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How young Republicans and Democrats are coming together to help Louisiana flood victims.

'After all, Southern hospitality knows no political affiliation.'

Between the presidential election and a recent streak of natural disasters, both political and environmental climates have been rather nasty so far in 2016.

It's almost as though the environment has been responding to all the political dissonance, from relentless raging fires in California to historic flooding in West Virginia, Maryland, and now southern Louisiana.

Leslie Andermann Gallagher surveys the flood damage to her home. Photo by Joe Raedle/Getty Images.


Louisianans are not recovering alone, though — they have help, thanks to a rather unlikely bipartisan effort.

The Texas Young Republicans and Young Democrats have set differing political views aside to unite and help their neighboring state of Louisiana.‌‌

The plan is a simple: they've set up an Amazon wish list for those displaced by the flooding. Anyone wanting to help can choose items from the list and send them to this address at checkout:

Scott’s Drum Center, C/O Flood Relief 4956 Johnston St, Lafayette, LA 70503.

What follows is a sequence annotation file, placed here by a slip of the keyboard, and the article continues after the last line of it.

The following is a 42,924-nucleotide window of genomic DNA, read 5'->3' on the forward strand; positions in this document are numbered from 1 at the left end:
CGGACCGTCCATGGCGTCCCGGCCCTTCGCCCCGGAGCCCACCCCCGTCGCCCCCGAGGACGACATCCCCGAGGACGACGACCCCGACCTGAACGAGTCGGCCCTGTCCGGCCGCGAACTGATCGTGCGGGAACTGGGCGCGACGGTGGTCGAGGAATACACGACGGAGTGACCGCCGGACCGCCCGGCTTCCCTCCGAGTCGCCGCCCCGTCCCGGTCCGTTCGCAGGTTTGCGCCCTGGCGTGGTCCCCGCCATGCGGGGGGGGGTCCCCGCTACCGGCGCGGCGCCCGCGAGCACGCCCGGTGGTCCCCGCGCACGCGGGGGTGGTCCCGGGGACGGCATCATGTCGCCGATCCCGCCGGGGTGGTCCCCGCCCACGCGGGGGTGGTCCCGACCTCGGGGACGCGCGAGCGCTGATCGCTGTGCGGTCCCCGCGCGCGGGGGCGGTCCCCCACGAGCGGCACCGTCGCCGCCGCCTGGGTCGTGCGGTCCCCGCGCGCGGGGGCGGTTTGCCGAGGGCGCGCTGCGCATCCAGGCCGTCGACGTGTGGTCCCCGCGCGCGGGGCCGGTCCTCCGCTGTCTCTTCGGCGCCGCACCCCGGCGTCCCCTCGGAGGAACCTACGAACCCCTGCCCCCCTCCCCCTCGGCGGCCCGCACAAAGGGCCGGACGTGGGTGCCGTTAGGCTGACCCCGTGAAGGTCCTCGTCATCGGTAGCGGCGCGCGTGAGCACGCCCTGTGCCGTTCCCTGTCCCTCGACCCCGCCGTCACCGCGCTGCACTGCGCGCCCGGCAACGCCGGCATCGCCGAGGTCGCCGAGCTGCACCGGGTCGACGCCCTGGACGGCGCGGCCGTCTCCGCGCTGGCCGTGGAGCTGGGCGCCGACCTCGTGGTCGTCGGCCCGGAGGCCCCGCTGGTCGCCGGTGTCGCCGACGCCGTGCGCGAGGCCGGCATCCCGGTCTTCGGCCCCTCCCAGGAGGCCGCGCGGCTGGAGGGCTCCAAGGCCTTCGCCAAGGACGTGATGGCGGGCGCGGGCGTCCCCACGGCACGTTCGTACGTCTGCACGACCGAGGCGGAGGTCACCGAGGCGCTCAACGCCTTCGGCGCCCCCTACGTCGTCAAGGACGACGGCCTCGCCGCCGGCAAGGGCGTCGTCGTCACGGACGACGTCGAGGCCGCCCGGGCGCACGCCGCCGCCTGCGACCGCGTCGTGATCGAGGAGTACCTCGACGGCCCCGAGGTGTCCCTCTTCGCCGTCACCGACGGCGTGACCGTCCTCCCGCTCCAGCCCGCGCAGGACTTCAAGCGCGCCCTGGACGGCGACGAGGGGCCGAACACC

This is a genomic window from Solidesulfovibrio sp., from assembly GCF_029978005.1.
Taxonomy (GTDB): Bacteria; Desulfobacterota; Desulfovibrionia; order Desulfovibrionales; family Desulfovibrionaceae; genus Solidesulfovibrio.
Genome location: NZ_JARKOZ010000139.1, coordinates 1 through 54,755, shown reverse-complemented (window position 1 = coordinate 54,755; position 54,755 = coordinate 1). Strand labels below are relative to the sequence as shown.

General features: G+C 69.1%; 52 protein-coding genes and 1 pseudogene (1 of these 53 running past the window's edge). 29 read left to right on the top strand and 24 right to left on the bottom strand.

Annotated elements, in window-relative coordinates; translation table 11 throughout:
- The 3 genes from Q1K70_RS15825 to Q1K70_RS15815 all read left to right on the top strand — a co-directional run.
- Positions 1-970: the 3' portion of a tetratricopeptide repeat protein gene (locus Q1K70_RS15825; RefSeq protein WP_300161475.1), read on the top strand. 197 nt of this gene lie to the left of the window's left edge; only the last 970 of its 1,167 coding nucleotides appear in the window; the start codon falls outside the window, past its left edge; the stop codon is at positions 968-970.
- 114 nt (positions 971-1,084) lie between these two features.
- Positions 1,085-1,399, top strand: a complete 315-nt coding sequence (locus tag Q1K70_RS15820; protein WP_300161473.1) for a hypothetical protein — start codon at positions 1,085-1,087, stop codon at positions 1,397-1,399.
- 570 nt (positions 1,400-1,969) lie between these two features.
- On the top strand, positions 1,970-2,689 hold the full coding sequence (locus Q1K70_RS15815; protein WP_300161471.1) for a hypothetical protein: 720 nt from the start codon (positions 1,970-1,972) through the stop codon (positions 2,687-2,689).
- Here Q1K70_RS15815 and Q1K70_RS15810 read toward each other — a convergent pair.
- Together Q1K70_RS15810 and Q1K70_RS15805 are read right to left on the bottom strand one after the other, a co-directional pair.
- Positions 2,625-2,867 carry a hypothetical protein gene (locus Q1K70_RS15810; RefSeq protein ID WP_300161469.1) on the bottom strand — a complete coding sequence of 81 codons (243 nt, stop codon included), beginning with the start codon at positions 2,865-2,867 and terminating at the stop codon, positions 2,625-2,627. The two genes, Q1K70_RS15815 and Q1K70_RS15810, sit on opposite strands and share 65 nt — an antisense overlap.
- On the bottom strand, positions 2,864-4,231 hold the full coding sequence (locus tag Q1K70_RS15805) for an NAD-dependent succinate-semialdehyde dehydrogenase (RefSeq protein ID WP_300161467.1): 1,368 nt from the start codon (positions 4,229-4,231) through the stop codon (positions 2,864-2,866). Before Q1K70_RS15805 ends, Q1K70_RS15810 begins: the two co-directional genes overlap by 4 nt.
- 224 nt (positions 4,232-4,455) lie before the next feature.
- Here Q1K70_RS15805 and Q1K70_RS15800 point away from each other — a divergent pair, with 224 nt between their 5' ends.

Once the Louisiana teams on the ground receive the supplies, they distribute them to the families in need.

The Arkansas Young Republicans started the effort. When the Texas Young Republicans decided to lend a hand, the Texas Young Democrats reached out to president of the TYRs, John Baucum, to see if they could be of service.

‌Photo by Brian Smialowski/Getty Images.‌

According to TYD Communications Director Chelsea Roe, both groups have been working together in perfect bipartisan harmony since day one of the collaboration.

Roe believes being a younger generation is one reason why their cooperative efforts are working so well.

"We understand that a diversification of ideas is what makes us better as a human race," she said over email. "At the end of it all, that's what we have in common — we want to leave this world we live in a better place than it was when we came into it."

‌Photo by Joe Raedle/Getty Images. ‌

Baucum expressed similar sentiments to the Dallas Morning News: "At the end of the day, we all live and work together."

Our country might be divided when it comes to political beliefs, but in the face of a crisis, it's wonderful to see people putting those differences aside for the greater good.

Joy

Man uses TikTok to offer 'dinner with dad' to any kid that needs one, even adult ones

Summer Clayton is the father of 2.4 million kids and he couldn’t be more proud.

Come for the food, stay for the wholesomeness.

Summer Clayton is the father of 2.4 million kids and he couldn’t be more proud. His TikTok channel is dedicated to giving people intimate conversations they might long to have with their own father, but can’t. The most popular is his “Dinner With Dad” segment.

The concept is simple: Clayton, aka Dad, always sets down two plates of food. He always tells you what’s for dinner. He always blesses the food. He always checks in with how you’re doing.